An artist with a cult following in Japan and Europe has his first show in the United States, and it is in Chicago. We visit the exhibition “Self-Portrait of Other” for a strong dose of surrealism and satire.
Pop art gets reframed in a museum show that looks closely at the visual culture of the 1960s and ‘70s – and sheds light on an entire hemisphere of artwork that really pops.
On the South Side of Chicago is a relatively small but academically renowned museum whose founder James Henry Breasted helped rewrite the history of human civilization. We go for a look.
A new exhibit at the Chicago History Museum highlights the experiences of Muslims in Chicago through audio interviews, photographs, videos, artwork, maps and everyday objects. We go for a look.
The first-of-its-kind exhibit in 2020 will explore the history and culture of the Apsáalooke people, an indigenous group known for its horsemanship, artistic pursuits and matriarchal ways of life.
He was called the Pope of Pop – pop art, that is. Andy Warhol predicted 15 minutes of fame for everyone. His own fame lasted decades and has endured since his untimely death in 1987. We explore “Andy Warhol – From A to B and Back Again.”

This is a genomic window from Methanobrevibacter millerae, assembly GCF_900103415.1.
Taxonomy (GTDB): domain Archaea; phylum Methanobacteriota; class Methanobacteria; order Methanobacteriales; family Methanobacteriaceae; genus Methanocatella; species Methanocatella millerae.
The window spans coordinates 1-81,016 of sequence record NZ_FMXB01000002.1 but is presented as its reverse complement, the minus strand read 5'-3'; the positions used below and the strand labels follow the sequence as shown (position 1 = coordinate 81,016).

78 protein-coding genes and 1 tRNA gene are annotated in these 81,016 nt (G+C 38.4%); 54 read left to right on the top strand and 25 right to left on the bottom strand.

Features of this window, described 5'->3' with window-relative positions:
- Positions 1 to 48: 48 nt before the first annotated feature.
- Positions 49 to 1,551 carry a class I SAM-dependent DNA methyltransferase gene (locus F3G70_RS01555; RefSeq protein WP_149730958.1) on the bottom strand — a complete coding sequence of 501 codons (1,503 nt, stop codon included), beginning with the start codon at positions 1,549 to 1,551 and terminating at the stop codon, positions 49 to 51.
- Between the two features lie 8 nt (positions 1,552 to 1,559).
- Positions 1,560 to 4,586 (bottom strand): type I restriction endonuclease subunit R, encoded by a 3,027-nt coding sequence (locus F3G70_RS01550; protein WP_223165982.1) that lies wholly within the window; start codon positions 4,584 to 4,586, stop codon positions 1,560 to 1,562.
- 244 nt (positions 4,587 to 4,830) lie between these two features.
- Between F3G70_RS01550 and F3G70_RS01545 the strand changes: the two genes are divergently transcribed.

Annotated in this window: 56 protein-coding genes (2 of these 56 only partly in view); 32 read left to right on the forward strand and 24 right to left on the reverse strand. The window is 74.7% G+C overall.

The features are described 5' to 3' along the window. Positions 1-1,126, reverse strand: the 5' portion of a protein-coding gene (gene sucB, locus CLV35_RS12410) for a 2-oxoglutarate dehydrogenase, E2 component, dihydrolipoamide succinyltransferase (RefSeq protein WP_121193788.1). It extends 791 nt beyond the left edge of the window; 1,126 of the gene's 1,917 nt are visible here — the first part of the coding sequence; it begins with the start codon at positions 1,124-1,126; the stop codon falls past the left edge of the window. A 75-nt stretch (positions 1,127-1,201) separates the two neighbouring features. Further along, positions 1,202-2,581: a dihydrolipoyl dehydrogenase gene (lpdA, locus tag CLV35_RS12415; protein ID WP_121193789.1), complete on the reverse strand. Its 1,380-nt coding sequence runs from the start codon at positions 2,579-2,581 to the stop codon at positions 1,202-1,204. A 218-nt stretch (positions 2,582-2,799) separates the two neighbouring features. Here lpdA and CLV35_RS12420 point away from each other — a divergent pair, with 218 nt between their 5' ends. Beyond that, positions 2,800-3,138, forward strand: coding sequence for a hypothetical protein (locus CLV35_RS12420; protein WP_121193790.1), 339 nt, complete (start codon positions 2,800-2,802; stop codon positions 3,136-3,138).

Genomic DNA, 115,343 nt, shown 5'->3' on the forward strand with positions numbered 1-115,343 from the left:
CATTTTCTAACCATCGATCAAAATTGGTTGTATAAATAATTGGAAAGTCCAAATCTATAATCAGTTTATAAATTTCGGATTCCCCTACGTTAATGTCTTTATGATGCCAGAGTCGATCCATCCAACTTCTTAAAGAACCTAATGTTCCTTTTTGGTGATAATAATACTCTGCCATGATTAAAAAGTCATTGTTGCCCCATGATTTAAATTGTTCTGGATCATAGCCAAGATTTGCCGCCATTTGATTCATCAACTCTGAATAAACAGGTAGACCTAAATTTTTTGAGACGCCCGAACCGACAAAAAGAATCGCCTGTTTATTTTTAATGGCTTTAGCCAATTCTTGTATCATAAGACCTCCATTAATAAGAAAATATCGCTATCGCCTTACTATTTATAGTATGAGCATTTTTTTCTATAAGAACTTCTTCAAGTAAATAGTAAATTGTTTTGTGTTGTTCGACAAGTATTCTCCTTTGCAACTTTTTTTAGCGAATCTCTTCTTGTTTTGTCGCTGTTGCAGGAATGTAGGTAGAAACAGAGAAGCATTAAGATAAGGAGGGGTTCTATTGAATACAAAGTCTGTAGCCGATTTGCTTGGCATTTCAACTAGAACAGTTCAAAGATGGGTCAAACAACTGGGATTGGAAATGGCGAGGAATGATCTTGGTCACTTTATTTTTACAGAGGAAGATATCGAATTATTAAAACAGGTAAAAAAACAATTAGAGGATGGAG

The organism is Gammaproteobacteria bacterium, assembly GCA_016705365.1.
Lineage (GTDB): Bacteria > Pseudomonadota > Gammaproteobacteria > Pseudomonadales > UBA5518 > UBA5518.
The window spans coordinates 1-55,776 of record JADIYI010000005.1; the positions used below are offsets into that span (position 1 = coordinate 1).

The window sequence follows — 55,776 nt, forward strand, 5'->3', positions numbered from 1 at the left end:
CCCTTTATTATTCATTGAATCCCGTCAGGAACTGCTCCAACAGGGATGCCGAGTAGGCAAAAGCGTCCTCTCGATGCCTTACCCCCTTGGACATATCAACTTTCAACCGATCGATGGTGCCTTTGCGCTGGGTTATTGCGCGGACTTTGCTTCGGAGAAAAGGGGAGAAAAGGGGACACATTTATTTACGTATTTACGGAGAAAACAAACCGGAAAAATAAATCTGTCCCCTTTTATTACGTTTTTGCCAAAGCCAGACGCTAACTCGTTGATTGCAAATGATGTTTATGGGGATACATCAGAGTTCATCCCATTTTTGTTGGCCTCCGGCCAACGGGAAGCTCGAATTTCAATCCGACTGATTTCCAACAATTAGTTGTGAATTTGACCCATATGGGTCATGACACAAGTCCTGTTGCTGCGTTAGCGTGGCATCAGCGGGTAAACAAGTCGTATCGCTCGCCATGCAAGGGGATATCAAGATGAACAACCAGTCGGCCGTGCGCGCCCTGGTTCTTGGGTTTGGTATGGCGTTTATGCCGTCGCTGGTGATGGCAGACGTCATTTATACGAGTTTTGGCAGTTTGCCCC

Louis Comfort Tiffany led an all-star team of artists and designers who could create almost anything out of glass: lamps, jewelry, mosaics and also artwork of a spiritual nature. We visit the exhibit “Eternal Light.”
Colorful and playful paintings hang next to erotic works and dark visions. An overlooked group of Chicago artists is getting its due – at a museum in Elmhurst.
Pizza is on the menu at a Chicago museum dedicated to the world-famous dish. We check out the collection of a curator with a craving.
At the Mitchell Museum of the American Indian, more than 80 pieces of Native American jewelry reveal cultural history and spiritual beliefs. How this wearable art helps preserve indigenous stories.
New “sensory stations” allow visitors to get a more intimate experience of the museum’s iconic dinosaur – including the stench of Sue’s post-meal breath.
How some West Side residents are hoping to change the narrative of their community with a new safe space in the form of a museum.
A Mexican artist who died 100 years ago still influences popular culture. Inside the exhibit “Jose Guadalupe Posada: Legendary Printmaker of Mexico.”
Peek inside the soon-to-close, 25,000-square-foot “Hamilton” exhibition on Northerly Island and hear from the man who brought Alexander Hamilton back to life: Lin-Manuel Miranda.
For its big summer show this year, the Art Institute takes a fresh look at the early modern artist, Edouard Manet. We tour the show.
The exhibition “Wired to Wear” aims to lift the veil on clothing and accessories that can boost your health and wellness – or just express your creativity.